IPA research released on 10 February found that a net zero carbon emissions target would place up to 653,600 jobs at direct risk of being destroyed, and that those job are concentrated in industries such as agriculture, heavy manufacturing, and coal mining.

Previous IPA research estimated that the Paris Climate Agreement would cost over $52 billion over the period 2018-2030. This equates to $8,566 per Australian family.

$52 billion is the equivalent to building 22 new hospitals or paying for 20 years’ worth of the Gonski 2.0 education funding.


Source : Institute of Public Affairs

COVID Curbed Carbon Emissions in 2020 — But Not By Much

Jeff Tollefson wrote . . . . . . . . .

Despite sharp drops early in the pandemic, global emissions of carbon dioxide picked up in the second half of the year, new data show.

After rising steadily for decades, global carbon dioxide emissions fell by 6.4%, or 2.3 billion tonnes, in 2020, as the COVID-19 pandemic squelched economic and social activities worldwide, according to new data on daily fossil fuel emissions. The decline is significant — roughly double Japan’s yearly emissions — but smaller than many climate researchers expected given the scale of the pandemic, and is not expected to last once the virus is brought under control.

The United States contributed the most to the global dip, with a nearly 13% decrease in its emissions, due mostly to a sharp decline in vehicle transportation that began with lockdowns in March and continued as the pandemic escalated at the end of the year. Globally, the energy sector most affected by pandemic lockdowns and restrictions was aviation, where emissions fell 48% from their 2019 total.

Researchers published emissions data for the first half of 2020 in October1, but provided a complete set to Nature this week.

“The emissions decline is already less than what we expected,” says Zhu Liu, an Earth-system scientist at Tsinghua University in Beijing who co-leads the international Carbon Monitor programme that provided the data. “I imagine that when the pandemic ends, we probably will see a very strong rebound.”

Liu’s team is one of two that independently developed methods to track daily carbon emissions at the national and global levels during the pandemic. The other, part of the Global Carbon Project, published separate, partial data on daily emissions in December2 that are consistent with Liu’s team’s analysis. Both pulled information from various sources, including energy and weather reports, satellite-based observations and traffic data collected by vehicle-navigation systems in several hundred cities around the world.

The pandemic has provided a unique lens on the challenge that lies ahead for nations committed to fighting climate change. The United Nations Environment Programme estimates that the world would need to cut carbon emissions by 7.6% per year for the next decade to prevent the globe from warming more than 1.5 ºC above pre-industrial levels — a goal set in the 2015 Paris climate agreement. Reductions on this scale would be even larger than 2020’s drop in emissions.

That 6.4% dip occurred only because many parts of the world came to a forced standstill because of COVID-19. Without substantial collective action to curb emissions, 2020 will register as little more than a blip in the global carbon record, says David Waskow, who heads the international climate programme at the World Resources Institute, an environmental think tank in Washington DC. “Historical experience would lead us to expect that we will return to our previous trajectory, and that means we need to do other things to cut emissions.”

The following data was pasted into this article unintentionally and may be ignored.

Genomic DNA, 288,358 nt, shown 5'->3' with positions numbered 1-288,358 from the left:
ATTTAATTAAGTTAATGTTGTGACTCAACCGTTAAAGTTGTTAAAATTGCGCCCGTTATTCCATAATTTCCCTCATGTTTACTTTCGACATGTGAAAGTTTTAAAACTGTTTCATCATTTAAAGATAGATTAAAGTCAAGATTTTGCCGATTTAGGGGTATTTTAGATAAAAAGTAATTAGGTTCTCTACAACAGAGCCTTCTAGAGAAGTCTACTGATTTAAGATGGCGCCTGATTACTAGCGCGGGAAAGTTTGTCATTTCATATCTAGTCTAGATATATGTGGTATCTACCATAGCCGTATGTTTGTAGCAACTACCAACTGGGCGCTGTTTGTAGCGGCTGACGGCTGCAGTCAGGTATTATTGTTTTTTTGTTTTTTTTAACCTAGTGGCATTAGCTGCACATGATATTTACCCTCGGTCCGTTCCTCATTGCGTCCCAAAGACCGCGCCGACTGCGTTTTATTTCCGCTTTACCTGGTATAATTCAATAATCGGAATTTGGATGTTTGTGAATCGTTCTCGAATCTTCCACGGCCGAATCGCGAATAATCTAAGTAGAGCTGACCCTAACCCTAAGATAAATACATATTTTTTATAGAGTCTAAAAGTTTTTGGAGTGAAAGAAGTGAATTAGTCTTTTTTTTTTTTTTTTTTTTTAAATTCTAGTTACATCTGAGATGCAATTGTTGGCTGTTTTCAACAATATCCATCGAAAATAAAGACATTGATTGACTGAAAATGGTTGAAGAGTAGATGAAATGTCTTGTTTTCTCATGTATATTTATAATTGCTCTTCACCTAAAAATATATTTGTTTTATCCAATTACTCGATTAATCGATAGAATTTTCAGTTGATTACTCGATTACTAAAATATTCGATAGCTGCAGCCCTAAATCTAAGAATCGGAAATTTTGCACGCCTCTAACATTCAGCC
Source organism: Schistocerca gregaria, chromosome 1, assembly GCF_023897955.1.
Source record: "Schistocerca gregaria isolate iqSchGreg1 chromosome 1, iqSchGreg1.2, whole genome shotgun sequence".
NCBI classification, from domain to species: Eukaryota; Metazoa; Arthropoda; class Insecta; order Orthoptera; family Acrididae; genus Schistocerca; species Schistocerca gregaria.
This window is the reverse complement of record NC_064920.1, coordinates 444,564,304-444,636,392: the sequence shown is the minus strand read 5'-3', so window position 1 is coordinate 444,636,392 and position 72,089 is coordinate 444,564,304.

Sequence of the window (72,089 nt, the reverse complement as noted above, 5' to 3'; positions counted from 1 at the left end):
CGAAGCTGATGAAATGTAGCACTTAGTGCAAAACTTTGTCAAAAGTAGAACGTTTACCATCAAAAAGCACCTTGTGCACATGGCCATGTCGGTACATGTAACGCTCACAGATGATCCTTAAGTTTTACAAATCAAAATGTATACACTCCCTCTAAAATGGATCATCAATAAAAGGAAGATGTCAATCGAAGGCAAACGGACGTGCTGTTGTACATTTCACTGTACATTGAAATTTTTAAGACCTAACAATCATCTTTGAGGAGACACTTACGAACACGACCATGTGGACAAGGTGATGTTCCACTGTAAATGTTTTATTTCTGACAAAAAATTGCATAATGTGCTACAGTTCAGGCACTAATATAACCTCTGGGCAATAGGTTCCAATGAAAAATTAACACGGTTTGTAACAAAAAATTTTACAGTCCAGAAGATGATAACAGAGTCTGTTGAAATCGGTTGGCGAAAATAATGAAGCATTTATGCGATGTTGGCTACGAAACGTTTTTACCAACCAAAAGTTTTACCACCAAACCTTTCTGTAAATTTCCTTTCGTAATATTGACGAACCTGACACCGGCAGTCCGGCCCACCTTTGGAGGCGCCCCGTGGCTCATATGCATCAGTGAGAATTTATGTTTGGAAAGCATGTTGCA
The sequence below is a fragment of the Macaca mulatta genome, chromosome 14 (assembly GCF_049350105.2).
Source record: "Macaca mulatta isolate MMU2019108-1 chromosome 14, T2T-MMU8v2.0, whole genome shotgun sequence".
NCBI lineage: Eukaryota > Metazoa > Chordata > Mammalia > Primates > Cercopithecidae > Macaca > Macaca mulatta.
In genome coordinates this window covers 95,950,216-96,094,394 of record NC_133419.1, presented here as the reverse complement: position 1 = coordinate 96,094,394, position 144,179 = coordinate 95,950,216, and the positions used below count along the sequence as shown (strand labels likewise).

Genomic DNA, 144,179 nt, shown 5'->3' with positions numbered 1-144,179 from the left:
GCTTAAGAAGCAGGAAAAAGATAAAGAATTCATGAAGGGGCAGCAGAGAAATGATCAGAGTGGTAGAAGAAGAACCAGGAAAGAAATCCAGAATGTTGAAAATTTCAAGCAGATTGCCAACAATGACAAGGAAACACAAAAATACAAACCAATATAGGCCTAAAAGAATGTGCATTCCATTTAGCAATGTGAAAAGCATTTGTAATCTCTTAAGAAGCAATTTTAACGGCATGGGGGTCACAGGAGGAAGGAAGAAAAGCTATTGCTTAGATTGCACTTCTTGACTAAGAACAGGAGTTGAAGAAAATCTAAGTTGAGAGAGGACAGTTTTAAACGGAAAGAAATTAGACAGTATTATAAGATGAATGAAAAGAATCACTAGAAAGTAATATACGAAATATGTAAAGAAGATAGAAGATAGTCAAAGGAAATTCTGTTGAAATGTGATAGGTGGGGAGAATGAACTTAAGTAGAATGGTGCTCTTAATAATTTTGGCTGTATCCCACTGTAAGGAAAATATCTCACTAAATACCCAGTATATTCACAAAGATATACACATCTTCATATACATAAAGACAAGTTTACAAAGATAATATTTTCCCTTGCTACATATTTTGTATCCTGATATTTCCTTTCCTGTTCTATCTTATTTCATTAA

The data from Liu’s team show sharp discrepancies in how the pandemic has altered economic activity in various countries. Early in the year, China experienced the largest reductions as it locked down its cities and industries to tame the initial spread of the coronavirus. But after the country brought the outbreak there under control, its economy and industrial output quickly recovered — the 2020 totals even outpacing results from 2019. The United States saw its emissions drop by nearly 650 million tonnes and accounted for more than one-quarter of the global reduction in CO2 emissions. India followed, with a reduction of nearly 200 million tonnes.

Although global emissions are likely to bounce back, individual countries and sectors could experience long hangovers, says Glen Peters, a climate-policy researcher at the Center for International Climate Research in Oslo who is part of the Global Carbon Project. Industry is already bouncing back, for instance, but Peters says that the transport sector could take longer to recover.

“Even if COVID-19 gets sorted out, it’s not like everybody is going to waltz into the office on Monday,” says Peters.

Liu says his team is now examining hourly emissions trends for transport and electricity generation in the United States and Europe, as well as for some cities in Japan and China. So far, the researchers have identified changes in energy consumption associated with a massive increase in telecommuting: rush-hour traffic is down, and electricity consumption is spread throughout the day, without massive peaks in the morning and evening when people wake up and get home from work.

“Right now, weekdays look more like weekends in 2019,” says Liu.


Source : Nature

How to Turn Industrial Carbon Emissions into Building Materials

wrote . . . . . . . . .

Sophia Hamblin Wang discusses MCi’s Carbon Capture and Use process and why she’s a passionate advocate for seeing carbon as a valuable resource.


What is mineral carbonation?

Since the Industrial Revolution, we’ve been putting too much CO2 into the atmosphere. And so we know, based upon the IPCC report, and many of the intergovernmental organizations, that we need to reduce our emissions and reach net zero by 2050. But we also know that we’ll probably need to draw down CO2 out of the atmosphere and do something with it. So MCi is developing technology that turns CO2 into usable materials.

We use the Earth’s natural process of storing CO2, which is called mineral carbonation or weathering. Dissolved carbon dioxide reacts with the minerals in rock to produce carbonate, which is stable over a long period of time and can be used in construction. The White Cliffs of Dover in England are an example of Earth’s natural weathering process – over millions of years, CO2 has been absorbed into those cliffs and that’s why they’re white. We’ve just taken that process from millions of years into a matter of hours in an industrial setting.